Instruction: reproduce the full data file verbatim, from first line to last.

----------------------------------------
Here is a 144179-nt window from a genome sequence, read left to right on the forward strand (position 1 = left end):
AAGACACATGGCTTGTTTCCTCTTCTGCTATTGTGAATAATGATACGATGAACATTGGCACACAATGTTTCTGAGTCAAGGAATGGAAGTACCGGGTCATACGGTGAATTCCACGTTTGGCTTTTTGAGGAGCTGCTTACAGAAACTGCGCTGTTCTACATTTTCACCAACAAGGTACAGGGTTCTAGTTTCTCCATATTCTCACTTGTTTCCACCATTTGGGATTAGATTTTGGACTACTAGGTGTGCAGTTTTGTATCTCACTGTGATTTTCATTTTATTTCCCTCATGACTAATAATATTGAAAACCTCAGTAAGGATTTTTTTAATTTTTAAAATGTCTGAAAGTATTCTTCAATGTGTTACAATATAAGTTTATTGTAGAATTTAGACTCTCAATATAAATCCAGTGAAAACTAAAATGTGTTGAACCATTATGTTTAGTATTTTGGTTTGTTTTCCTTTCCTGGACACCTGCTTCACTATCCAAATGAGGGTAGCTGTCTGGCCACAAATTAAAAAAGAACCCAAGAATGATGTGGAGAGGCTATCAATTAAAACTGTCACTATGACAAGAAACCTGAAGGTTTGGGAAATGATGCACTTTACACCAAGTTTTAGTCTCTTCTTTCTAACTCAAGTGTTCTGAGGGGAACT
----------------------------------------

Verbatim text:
Here is a 144179-nt window from a genome sequence, read left to right on the forward strand (position 1 = left end):
AAGACACATGGCTTGTTTCCTCTTCTGCTATTGTGAATAATGATACGATGAACATTGGCACACAATGTTTCTGAGTCAAGGAATGGAAGTACCGGGTCATACGGTGAATTCCACGTTTGGCTTTTTGAGGAGCTGCTTACAGAAACTGCGCTGTTCTACATTTTCACCAACAAGGTACAGGGTTCTAGTTTCTCCATATTCTCACTTGTTTCCACCATTTGGGATTAGATTTTGGACTACTAGGTGTGCAGTTTTGTATCTCACTGTGATTTTCATTTTATTTCCCTCATGACTAATAATATTGAAAACCTCAGTAAGGATTTTTTTAATTTTTAAAATGTCTGAAAGTATTCTTCAATGTGTTACAATATAAGTTTATTGTAGAATTTAGACTCTCAATATAAATCCAGTGAAAACTAAAATGTGTTGAACCATTATGTTTAGTATTTTGGTTTGTTTTCCTTTCCTGGACACCTGCTTCACTATCCAAATGAGGGTAGCTGTCTGGCCACAAATTAAAAAAGAACCCAAGAATGATGTGGAGAGGCTATCAATTAAAACTGTCACTATGACAAGAAACCTGAAGGTTTGGGAAATGATGCACTTTACACCAAGTTTTAGTCTCTTCTTTCTAACTCAAGTGTTCTGAGGGGAACT